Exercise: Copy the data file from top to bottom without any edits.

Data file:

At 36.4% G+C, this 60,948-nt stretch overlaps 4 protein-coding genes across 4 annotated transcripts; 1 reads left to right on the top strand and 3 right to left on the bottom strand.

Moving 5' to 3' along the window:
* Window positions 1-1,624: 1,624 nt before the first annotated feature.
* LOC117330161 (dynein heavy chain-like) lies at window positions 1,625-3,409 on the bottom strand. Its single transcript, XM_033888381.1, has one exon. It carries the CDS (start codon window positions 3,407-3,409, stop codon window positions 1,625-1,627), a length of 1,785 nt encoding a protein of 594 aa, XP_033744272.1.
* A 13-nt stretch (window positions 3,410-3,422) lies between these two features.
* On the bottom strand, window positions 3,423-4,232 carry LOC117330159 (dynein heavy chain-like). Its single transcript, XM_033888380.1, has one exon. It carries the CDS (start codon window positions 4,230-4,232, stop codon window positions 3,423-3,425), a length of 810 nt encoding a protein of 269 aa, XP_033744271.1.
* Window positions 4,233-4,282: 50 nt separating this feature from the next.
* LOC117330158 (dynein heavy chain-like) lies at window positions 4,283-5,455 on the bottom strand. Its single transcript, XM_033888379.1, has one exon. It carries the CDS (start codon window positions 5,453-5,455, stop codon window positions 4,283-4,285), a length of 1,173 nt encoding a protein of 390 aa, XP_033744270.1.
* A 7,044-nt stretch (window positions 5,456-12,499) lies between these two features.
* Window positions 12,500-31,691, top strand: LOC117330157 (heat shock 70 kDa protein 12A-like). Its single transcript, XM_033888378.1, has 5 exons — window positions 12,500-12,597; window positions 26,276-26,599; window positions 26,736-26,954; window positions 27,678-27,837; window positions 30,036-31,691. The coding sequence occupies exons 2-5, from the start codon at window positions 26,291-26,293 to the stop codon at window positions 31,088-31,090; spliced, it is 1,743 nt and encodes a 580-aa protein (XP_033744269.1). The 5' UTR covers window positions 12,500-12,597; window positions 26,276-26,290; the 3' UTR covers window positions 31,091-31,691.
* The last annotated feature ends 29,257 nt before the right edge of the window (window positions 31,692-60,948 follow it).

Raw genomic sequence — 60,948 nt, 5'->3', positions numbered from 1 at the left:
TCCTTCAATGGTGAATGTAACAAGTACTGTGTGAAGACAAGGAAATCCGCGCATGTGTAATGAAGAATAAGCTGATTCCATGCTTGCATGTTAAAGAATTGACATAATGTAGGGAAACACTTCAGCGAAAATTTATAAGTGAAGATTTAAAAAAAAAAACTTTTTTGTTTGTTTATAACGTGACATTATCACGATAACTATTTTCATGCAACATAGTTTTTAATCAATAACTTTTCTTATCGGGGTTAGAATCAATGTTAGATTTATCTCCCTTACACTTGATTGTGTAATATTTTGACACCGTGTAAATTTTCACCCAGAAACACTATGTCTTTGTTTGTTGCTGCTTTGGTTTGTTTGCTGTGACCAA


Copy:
At 36.4% G+C, this 60,948-nt stretch overlaps 4 protein-coding genes across 4 annotated transcripts; 1 reads left to right on the top strand and 3 right to left on the bottom strand.

Moving 5' to 3' along the window:
* Window positions 1-1,624: 1,624 nt before the first annotated feature.
* LOC117330161 (dynein heavy chain-like) lies at window positions 1,625-3,409 on the bottom strand. Its single transcript, XM_033888381.1, has one exon. It carries the CDS (start codon window positions 3,407-3,409, stop codon window positions 1,625-1,627), a length of 1,785 nt encoding a protein of 594 aa, XP_033744272.1.
* A 13-nt stretch (window positions 3,410-3,422) lies between these two features.
* On the bottom strand, window positions 3,423-4,232 carry LOC117330159 (dynein heavy chain-like). Its single transcript, XM_033888380.1, has one exon. It carries the CDS (start codon window positions 4,230-4,232, stop codon window positions 3,423-3,425), a length of 810 nt encoding a protein of 269 aa, XP_033744271.1.
* Window positions 4,233-4,282: 50 nt separating this feature from the next.
* LOC117330158 (dynein heavy chain-like) lies at window positions 4,283-5,455 on the bottom strand. Its single transcript, XM_033888379.1, has one exon. It carries the CDS (start codon window positions 5,453-5,455, stop codon window positions 4,283-4,285), a length of 1,173 nt encoding a protein of 390 aa, XP_033744270.1.
* A 7,044-nt stretch (window positions 5,456-12,499) lies between these two features.
* Window positions 12,500-31,691, top strand: LOC117330157 (heat shock 70 kDa protein 12A-like). Its single transcript, XM_033888378.1, has 5 exons — window positions 12,500-12,597; window positions 26,276-26,599; window positions 26,736-26,954; window positions 27,678-27,837; window positions 30,036-31,691. The coding sequence occupies exons 2-5, from the start codon at window positions 26,291-26,293 to the stop codon at window positions 31,088-31,090; spliced, it is 1,743 nt and encodes a 580-aa protein (XP_033744269.1). The 5' UTR covers window positions 12,500-12,597; window positions 26,276-26,290; the 3' UTR covers window positions 31,091-31,691.
* The last annotated feature ends 29,257 nt before the right edge of the window (window positions 31,692-60,948 follow it).

Raw genomic sequence — 60,948 nt, 5'->3', positions numbered from 1 at the left:
TCCTTCAATGGTGAATGTAACAAGTACTGTGTGAAGACAAGGAAATCCGCGCATGTGTAATGAAGAATAAGCTGATTCCATGCTTGCATGTTAAAGAATTGACATAATGTAGGGAAACACTTCAGCGAAAATTTATAAGTGAAGATTTAAAAAAAAAAACTTTTTTGTTTGTTTATAACGTGACATTATCACGATAACTATTTTCATGCAACATAGTTTTTAATCAATAACTTTTCTTATCGGGGTTAGAATCAATGTTAGATTTATCTCCCTTACACTTGATTGTGTAATATTTTGACACCGTGTAAATTTTCACCCAGAAACACTATGTCTTTGTTTGTTGCTGCTTTGGTTTGTTTGCTGTGACCAA